War of the Rebellion: Serial 019 Page 0651 Chapter XXV. CORRESPONDENCE, ETC.-UNION.

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Information leads me to believe we shall find and fight him at or near Lac-qui-Parle, 70 miles above this.

I am glad to learn that you have taken the direction of military affairs in the Northwest. This Indian war is a formidable one, and will tax the resources of the States within your military district if it is to be brought to a speedy close.

Our wants are now principally rations of hard bread and pork, forage and clothing, especially blankets. If I had 400 or 500 good mounted men I would fell more certainly in bringing this campaign to a speedy and successful issue. If the Indians decide to fight up-as I hope they will-we shall have a bloody and desperate battle, for it is a life-and-death struggle with them; but I have little doubt that we can whip them, although my troops are entirely undisciplined, excepting the few belonging to the Third Regiment.

Very respectfully, yours,

H. H. SIBLEY,

Colonel, Commanding.

HEADQUARTERS MILITARY EXPEDITION, In Camp, four miles from Ridgely, September 19, 1862.

Major General JOHN POPE,

Commanding Department of the Northwest, Saint Paul:

SIR: I have the honor to acknowledge receipt of your dispatch of 17th instant, which arrived by special messenger this evening, and thank you for the kind manner in which you refer to me as commanding officer of this expedition. I may be allowed to state in this connection that I would not have been displeased to learn that you had selected as my successor in command some one of the gentlemen under your orders who has military qualifications, for to such I make little pretension.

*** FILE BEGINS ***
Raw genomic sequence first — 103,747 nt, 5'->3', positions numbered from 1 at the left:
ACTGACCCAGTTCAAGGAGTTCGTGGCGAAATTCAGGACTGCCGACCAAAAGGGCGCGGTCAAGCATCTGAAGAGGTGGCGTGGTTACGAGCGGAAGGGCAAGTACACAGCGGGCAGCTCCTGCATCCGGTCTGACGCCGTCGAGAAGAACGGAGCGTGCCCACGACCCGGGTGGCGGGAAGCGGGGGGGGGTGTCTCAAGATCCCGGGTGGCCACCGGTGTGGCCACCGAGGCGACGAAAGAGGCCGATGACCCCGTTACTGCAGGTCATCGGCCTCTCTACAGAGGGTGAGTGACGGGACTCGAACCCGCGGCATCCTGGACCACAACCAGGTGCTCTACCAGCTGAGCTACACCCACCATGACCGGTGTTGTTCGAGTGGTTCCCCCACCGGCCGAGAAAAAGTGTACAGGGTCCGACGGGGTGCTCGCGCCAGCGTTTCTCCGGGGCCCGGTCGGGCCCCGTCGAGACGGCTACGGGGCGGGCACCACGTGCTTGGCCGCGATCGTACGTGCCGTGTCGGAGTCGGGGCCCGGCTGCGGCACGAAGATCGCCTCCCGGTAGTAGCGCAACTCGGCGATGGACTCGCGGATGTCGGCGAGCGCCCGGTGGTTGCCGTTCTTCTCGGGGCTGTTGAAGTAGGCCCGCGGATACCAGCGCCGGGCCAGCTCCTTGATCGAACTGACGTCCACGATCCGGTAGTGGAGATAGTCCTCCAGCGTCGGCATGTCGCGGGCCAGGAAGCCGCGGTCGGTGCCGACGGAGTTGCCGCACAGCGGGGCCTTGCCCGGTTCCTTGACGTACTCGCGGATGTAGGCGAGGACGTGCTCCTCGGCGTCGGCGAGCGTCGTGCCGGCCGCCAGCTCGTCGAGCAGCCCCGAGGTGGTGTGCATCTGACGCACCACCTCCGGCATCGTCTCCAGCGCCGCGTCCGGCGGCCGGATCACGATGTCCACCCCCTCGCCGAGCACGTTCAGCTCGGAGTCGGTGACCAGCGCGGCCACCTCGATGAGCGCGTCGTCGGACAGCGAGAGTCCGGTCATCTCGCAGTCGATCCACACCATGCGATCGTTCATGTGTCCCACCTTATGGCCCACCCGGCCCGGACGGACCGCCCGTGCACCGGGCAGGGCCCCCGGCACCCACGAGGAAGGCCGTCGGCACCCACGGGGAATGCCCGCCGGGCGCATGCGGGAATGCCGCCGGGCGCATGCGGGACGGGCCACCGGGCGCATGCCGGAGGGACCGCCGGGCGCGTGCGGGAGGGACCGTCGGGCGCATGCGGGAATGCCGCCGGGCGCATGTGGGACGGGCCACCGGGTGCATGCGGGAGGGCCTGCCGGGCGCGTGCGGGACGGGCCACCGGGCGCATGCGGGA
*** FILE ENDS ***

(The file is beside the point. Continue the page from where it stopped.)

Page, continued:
I am glad to perceive that you have so just an appreciation of the magnitude of the war in which we are engaged with the Sioux or Dakotas, the most warlike and powerful of the tribes on this continent. You have doubtless been apprised of the difficulties and delays which have had to be encountered in the conduct of this expedition. At one time we have wanted bullets and at another bread. The men are new levies, except about 250 of the new regiment, and even these latter have with them but two or three commissioned officers; a deficiency which I trust will be promptly remedied.

You will see by the date of this communication that I have crossed the Minnesota River near Fort Ridgely and am on my way in search of the Indians, preferring to move up on the south side of the river, as there might be trouble in crossing at a point higher up. The last communication from the Indian camp was by flag of truce, several days since, when the savages were assembled in force about 15 miles from Lac-qui-Parle and about 60 miles above Ridgely. The half-breeds I have with me think it probable the camp has been removed to Lac-qui-Parle, and that I shall find them there. I hope such will prove to be the case, but it may be they are moving upward, in which case I shall probably fail to overtake them, as they have many horses and teams and I have but 27 horsemen all told. My force is about 1,450 men. I shall be rejoiced to be re-enforced by even a portion of the mounted men you propose to send me.

Having thus stated the condition and prospects of the march I beg